Jose Gaspar

Monday, Oct 08 2012 06:00 AM

JOSE GASPAR: Writing, art competition aims to highlight farm worker legacy

By Jose Gaspar

Seventy-three years can make a world of difference in a place that once burned and banned the classic novel "The Grapes of Wrath" by John Steinbeck. The book was banned from libraries and schools. It depicts the plight of the Okies to California in their struggle to survive toiling in the fields at the hands of unscrupulous growers. Much of the novel is set in Kern County. And it was the Kern County Board of Supervisors that banned the book in 1939 and burned it in Bakersfield. It remained forbidden fruit until 1941.

Where once Kern County school children were barred from learning about the harsh realities of farm workers, students today have the chance to learn more and write about it. "Legacy of the Farm Worker in the San Joaquin Valley from 1800 to Present" is a countywide writing and art competition for students in middle school and high school (sixth through twelfth grades). This most worthy and innovative project has several aims.

"Part of the goal is to get students to express themselves in good writing and artwork," said contest promoter Ray Gonzales. "The ability to write correctly and express oneself is crucial in life."

Here! Here! Amen to that. One needs to look no further than the latest SAT. National reading scores on the college-entrance exam have sunk to their lowest point in 40 years. Also declining were "critical reading" and writing scores of high school students. Our middle and high school students in Kern County are also faring poorly.

The 2012 Standardized Testing and Reporting test results reveal that just 32 percent of seventh grade students in Kern County are "proficient" in English-language arts, which includes reading and writing. Not faring any better are students in grades 8, 9, 10 and 11, which scored even lower. Worse still, 15 percent of Kern County's eleventh grade students are performing at "far below basic" level.

Among other things, the farm worker writing and art competition project envisions that students will develop research skills (no cut and paste from the Internet), interview skills by talking to elder family members and friends to share their life experiences, critical thinking and style and voice for a compelling narrative. Student entries will consist of essays, short stories, poetry and artwork including painting, sculpture, drawing, photography, music and mixed media. The subject matter is rich in history. The Central Valley was built on farm worker labor and continues to thrive because of it.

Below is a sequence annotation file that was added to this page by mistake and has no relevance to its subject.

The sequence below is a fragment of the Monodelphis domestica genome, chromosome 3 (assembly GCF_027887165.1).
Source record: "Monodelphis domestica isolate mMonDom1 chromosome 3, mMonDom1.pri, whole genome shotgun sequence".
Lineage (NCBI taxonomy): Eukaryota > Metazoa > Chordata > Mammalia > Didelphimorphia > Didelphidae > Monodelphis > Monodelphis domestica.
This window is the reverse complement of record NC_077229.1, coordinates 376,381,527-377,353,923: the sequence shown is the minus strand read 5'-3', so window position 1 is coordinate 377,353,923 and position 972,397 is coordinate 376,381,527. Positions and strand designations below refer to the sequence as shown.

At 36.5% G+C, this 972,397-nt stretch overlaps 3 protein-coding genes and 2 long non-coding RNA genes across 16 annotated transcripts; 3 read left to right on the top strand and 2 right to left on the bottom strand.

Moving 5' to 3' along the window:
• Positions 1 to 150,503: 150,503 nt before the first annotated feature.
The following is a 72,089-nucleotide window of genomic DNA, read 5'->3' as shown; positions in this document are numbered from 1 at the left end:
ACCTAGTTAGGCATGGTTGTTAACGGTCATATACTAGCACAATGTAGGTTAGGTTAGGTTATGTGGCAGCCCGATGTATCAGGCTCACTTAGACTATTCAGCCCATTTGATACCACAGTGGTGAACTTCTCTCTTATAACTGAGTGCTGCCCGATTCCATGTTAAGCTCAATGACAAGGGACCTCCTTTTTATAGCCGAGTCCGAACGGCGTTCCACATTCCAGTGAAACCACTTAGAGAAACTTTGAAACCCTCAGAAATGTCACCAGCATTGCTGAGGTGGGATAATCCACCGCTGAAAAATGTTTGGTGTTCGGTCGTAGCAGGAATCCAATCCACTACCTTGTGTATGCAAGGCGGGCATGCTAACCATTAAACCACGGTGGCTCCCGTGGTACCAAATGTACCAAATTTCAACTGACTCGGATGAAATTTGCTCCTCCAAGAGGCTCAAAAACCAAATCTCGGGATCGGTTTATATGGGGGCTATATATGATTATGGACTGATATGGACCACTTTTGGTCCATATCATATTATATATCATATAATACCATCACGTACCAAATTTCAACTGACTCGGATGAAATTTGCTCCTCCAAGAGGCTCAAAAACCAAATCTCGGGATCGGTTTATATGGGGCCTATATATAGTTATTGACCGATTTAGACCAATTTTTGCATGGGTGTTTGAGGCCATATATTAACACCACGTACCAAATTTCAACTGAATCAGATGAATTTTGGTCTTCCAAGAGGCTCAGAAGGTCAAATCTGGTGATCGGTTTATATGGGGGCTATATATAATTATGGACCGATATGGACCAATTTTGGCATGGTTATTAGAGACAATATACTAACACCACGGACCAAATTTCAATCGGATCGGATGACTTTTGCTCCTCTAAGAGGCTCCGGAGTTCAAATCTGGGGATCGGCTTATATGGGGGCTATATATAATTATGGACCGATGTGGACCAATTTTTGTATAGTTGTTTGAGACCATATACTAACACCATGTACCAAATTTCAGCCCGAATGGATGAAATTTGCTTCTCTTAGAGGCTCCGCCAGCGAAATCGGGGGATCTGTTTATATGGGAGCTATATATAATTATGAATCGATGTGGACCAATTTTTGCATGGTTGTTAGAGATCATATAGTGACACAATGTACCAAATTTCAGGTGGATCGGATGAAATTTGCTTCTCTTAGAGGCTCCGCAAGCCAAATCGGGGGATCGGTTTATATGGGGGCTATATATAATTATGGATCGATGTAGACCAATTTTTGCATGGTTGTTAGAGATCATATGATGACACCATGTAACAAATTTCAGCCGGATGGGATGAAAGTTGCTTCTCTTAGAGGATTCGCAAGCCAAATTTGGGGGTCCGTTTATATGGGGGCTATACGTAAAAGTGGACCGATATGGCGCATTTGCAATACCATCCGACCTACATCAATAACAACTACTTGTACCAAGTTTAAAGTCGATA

"We made a concerted effort to not just focus on the Mexican and Filipino farm worker story," Gonzales said. "We have encouraged all groups to tell their story."

Among them are poor whites from Oklahoma, Arkansas, Texas and other places who played a significant role in agriculture. So did Japanese, Chinese, East Indians and Armenians, Punjabis, Basque and a host of others. While the United Farm Workers Union co-founded by the late Cesar Chavez was born right here in Kern County in the 1960s, the history of farm labor strife in the Central Valley dates way before. It is not a pretty picture.

What is so cool about this project is it lends itself to a variety of artistic expression in which students can explore areas other than just labor strife including social mobility, working conditions, water and water projects. Just speaking with elder family members can release a personal wealth of information young people may not know about their heritage and how it has impacted their young lives. Disturbingly, the legacy of the farm worker has been largely ignored or forgotten. If there's any place it should be appredicated and recognized, it's in the Central Valley.

Perhaps it is fitting that today, President Barack Obama is in the mountain community of Keene in Kern County designating the burial site of Cesar Chavez as a National Monument. After serving in the Navy, Chavez continued a fight of a different kind -- a fight for social justice for America's farm workers.

Gonzales credits Kern County Superior Court Judge Robert Tafoya for getting the idea of the content rolling. Others came on board to develop the project including artists and teachers as well as Christine Frazier, superintendent of the Kern County Superintendent of Schools Office.

Many schools have already expressed interest in having students participate. But prize money needs to be raised. As of the end of September, the group raised $3,000. Anyone wishing to donate can write a check and send it to: KCSOS Ed Services Foundation, and on the memo section of the check indicate "Writing and Art Competition." Mail it to KCSOS, 1300 17th St., Bakersfield, CA, 93301 Attn: Steve Sanders. It is a tax-deductible donation.

For students and or schools that want to participate, better start moving. All entries are to be submitted to judges for rating by Oct. 28. Winners will be selected Nov. 28. For further information contact Ray Gonzales at ragonzales@csumb.edu.

John Steinbeck would be proud of this work produced by young writers.

-- Jose Gaspar is a reporter for "KBAK/KBFX Eyewitness News" and a contributing columnist for The Californian. These are Gaspar's opinions, not necessarily The Californian's. Email him at elcompa29@gmail.com.

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